28 May 2020 – The COVID-19 pandemic has had profound health, social and economic impact around the world. The biopharmaceutical industry has made addressing the pandemic its top priority, devoting its resources, expertise, know-how, and intellectual assets to developing potential treatments and vaccines at record speed, while committing to and engaging in unprecedented levels of international collaboration and coordination through initiatives such as ACT-A, ACTIV and CEPI to ensure equitable access to products being developed.
While we share a number of the objectives of access and cooperation of the “Solidarity Call to Action,” we disagree with some of its premises, as they imply that intellectual property (IP) rights that are not waived or licensed globally are potential barriers to R&D, public-private collaborations or access to COVID-19 products. This does not correspond to our experience, and may be counterproductive to achieving the objectives of the Solidarity Call to Action.
The intellectual property system has enabled collaboration between biopharmaceutical innovators and governments, universities and other research partners to speed up progress on our most pressing unmet medical needs, including hundreds of potential COVID-19 treatments and vaccines for patients around the world. IP will continue to play a crucial role long after this pandemic is over to ensure that the world is prepared with innovative solutions for the next outbreak, in addition to other pressing healthcare needs.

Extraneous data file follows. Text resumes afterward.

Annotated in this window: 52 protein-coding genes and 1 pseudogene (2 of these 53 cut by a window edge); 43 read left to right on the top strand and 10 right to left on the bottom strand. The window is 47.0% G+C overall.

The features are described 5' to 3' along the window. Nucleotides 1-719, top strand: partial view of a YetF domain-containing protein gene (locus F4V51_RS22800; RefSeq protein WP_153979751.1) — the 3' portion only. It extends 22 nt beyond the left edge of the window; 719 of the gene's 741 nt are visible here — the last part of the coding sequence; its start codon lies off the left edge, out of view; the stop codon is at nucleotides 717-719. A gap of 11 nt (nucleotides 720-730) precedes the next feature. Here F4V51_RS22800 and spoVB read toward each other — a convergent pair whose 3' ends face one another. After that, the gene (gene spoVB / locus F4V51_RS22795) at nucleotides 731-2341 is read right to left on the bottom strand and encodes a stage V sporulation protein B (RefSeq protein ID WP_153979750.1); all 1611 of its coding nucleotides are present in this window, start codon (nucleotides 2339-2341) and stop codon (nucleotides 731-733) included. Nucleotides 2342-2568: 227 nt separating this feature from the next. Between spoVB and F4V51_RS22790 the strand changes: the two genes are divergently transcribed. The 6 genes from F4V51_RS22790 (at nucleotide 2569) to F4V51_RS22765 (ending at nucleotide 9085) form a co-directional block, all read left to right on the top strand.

By urging licenses or non-enforcement declarations for COVID-19 treatments and vaccines to be granted on a non-exclusive global basis, the Solidarity Call to Action promotes a one-size-fits all model that disregards the specific circumstances of each situation, each product and each country. Different regions and countries will face different challenges regarding the manufacture and distribution of COVID-19 treatments and vaccines. Any access tools, including patent licensing mechanisms, should therefore allow for customized solutions to real-world problems that may arise.
Long before this pandemic, several IFPMA member companies have established long-term partnerships with the Medicines Patent Pool (MPP) to license their HIV, tuberculosis, and hepatitis C products to well over a hundred countries. The MPP’s recently-expanded mandate to include COVID-19 technologies adds to the options available to companies in establishing their access initiatives. Separate from the MPP, many companies have made and acted on commitments to voluntarily license COVID-19 related IP, to donate millions of doses of their promising candidates, and to make other arrangements to ensure equitable access to their products. Like these individual commitments, one of the key factors behind the success of the MPP rests on its capacity to propose tailor-made approaches for each product and each country. We believe this approach should be maintained and applied to COVID-19 products as well.
Biopharmaceutical companies remain committed to working day and night to find solutions to tackle this pandemic and invite all stakeholders to build the bridges needed for meaningful collaboration to succeed.